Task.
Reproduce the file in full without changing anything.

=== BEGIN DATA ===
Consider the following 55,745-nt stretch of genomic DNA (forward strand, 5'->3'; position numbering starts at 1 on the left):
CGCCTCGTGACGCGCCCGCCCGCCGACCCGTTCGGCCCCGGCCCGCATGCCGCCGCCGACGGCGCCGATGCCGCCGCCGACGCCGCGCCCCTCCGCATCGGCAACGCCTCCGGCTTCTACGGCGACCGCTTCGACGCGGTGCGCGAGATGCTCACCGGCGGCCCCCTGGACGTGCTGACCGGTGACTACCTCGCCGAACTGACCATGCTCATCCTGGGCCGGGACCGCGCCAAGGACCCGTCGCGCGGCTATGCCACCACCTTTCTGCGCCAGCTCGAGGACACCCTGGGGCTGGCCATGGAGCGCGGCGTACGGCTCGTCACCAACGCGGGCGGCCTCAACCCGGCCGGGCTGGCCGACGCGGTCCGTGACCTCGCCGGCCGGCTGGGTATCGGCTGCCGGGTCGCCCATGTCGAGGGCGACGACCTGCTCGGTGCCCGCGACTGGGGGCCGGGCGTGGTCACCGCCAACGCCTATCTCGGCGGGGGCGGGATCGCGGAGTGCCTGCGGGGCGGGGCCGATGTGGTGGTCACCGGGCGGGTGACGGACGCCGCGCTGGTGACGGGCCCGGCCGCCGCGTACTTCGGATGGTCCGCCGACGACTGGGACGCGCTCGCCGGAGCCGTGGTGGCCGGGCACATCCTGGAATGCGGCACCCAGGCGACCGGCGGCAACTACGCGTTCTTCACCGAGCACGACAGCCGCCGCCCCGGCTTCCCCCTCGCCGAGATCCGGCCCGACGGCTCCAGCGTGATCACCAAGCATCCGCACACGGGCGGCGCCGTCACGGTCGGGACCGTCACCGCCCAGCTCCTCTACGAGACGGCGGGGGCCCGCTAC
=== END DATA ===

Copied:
Consider the following 55,745-nt stretch of genomic DNA (forward strand, 5'->3'; position numbering starts at 1 on the left):
CGCCTCGTGACGCGCCCGCCCGCCGACCCGTTCGGCCCCGGCCCGCATGCCGCCGCCGACGGCGCCGATGCCGCCGCCGACGCCGCGCCCCTCCGCATCGGCAACGCCTCCGGCTTCTACGGCGACCGCTTCGACGCGGTGCGCGAGATGCTCACCGGCGGCCCCCTGGACGTGCTGACCGGTGACTACCTCGCCGAACTGACCATGCTCATCCTGGGCCGGGACCGCGCCAAGGACCCGTCGCGCGGCTATGCCACCACCTTTCTGCGCCAGCTCGAGGACACCCTGGGGCTGGCCATGGAGCGCGGCGTACGGCTCGTCACCAACGCGGGCGGCCTCAACCCGGCCGGGCTGGCCGACGCGGTCCGTGACCTCGCCGGCCGGCTGGGTATCGGCTGCCGGGTCGCCCATGTCGAGGGCGACGACCTGCTCGGTGCCCGCGACTGGGGGCCGGGCGTGGTCACCGCCAACGCCTATCTCGGCGGGGGCGGGATCGCGGAGTGCCTGCGGGGCGGGGCCGATGTGGTGGTCACCGGGCGGGTGACGGACGCCGCGCTGGTGACGGGCCCGGCCGCCGCGTACTTCGGATGGTCCGCCGACGACTGGGACGCGCTCGCCGGAGCCGTGGTGGCCGGGCACATCCTGGAATGCGGCACCCAGGCGACCGGCGGCAACTACGCGTTCTTCACCGAGCACGACAGCCGCCGCCCCGGCTTCCCCCTCGCCGAGATCCGGCCCGACGGCTCCAGCGTGATCACCAAGCATCCGCACACGGGCGGCGCCGTCACGGTCGGGACCGTCACCGCCCAGCTCCTCTACGAGACGGCGGGGGCCCGCTAC